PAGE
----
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Man shares air traffic controller experience, amid investigation - Live5News.com | Charleston, SC | News, Weather, Sports

Man shares air traffic controller experience, amid investigations

CHARLESTON, SC (WCSC) - A close call when an air traffic controller allows first Lady Michelle Obama's plane to fly near a cargo jet. This comes amid multiple investigations into air traffic controllers napping on the job. They've gotten a lot of attention in recent weeks.

From overnight shift, to day shift, to morning shift, all up to eight hours each and in the same week. Ron Connelly worked as an air traffic controller for 25 years and says the work can be draining.

"I think the thing that can really make the controller's job difficult is the amount of traffic, the complexity of the traffic, and the weather. How the controller feels really factors in to that," Connelly said.

He says it's no surprise to him that air traffic controllers have been caught nodding off during the job, and it is something that has happened for years. He says new federal rules allowing air traffic controllers more time off in between shifts will help, but he also supports the FAA allowing naps during shifts, something that the federal government has not agreed to.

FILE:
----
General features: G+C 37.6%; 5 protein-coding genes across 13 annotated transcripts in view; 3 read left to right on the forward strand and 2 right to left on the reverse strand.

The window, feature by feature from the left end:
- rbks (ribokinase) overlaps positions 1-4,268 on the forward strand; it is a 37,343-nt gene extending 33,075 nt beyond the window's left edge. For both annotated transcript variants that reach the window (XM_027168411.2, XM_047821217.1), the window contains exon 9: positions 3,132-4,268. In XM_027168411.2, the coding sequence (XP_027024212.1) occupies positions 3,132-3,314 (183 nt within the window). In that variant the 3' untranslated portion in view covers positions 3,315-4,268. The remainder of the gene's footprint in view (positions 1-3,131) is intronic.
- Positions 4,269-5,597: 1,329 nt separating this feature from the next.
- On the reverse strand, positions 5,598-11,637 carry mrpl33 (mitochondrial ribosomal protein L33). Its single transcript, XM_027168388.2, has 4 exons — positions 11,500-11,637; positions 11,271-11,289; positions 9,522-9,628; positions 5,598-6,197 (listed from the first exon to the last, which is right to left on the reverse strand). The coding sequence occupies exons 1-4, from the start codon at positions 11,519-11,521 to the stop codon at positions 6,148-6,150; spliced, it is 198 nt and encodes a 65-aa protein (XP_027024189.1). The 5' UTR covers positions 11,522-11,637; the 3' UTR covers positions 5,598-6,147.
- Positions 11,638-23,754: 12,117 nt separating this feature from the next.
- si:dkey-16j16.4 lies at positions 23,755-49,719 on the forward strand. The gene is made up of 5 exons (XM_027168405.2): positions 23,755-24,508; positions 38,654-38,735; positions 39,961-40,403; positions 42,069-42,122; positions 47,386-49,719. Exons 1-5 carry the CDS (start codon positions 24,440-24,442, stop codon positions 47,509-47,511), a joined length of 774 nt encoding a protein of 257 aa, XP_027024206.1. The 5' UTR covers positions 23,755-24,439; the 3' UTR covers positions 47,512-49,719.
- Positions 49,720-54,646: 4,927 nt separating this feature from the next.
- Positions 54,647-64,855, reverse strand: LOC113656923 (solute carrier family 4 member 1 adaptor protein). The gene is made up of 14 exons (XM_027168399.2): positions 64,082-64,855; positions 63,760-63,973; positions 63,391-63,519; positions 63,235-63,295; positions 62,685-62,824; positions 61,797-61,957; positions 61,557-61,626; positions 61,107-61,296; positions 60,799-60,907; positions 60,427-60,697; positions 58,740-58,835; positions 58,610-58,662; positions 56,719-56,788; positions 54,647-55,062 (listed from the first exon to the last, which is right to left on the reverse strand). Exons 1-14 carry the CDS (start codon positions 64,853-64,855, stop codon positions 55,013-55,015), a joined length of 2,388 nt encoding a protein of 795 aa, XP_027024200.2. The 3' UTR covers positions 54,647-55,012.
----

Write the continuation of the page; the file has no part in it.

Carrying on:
"Now that I'm retired I take a nap every day, a 15-20 minute nap, I feel refreshed. I feel great afterward," Connelly said. "Pilots get to nap during overseas flights. In other countries air traffic controllers there have the ability to take a nap."

These men and women are in charge of sharing vital weather information with pilots, making sure aircraft are far enough apart, and that they take off and land safely.

Connelly says in Charleston on a heavy traffic day on any given hour there could be up to 50 planes on the radar at a time and an air traffic controller has no room for error when it comes to managing the aircrafts incoming or outbound.

"You miss that one little detail, you'll put those planes right together," he said.

 In the case with Michelle Obama's plane, the air traffic controller allowed it to come within three miles of a cargo jet, while FAA rules require more than five miles. The controller then had Obama's plane loop around before landing at the Andrews Air Force Base.

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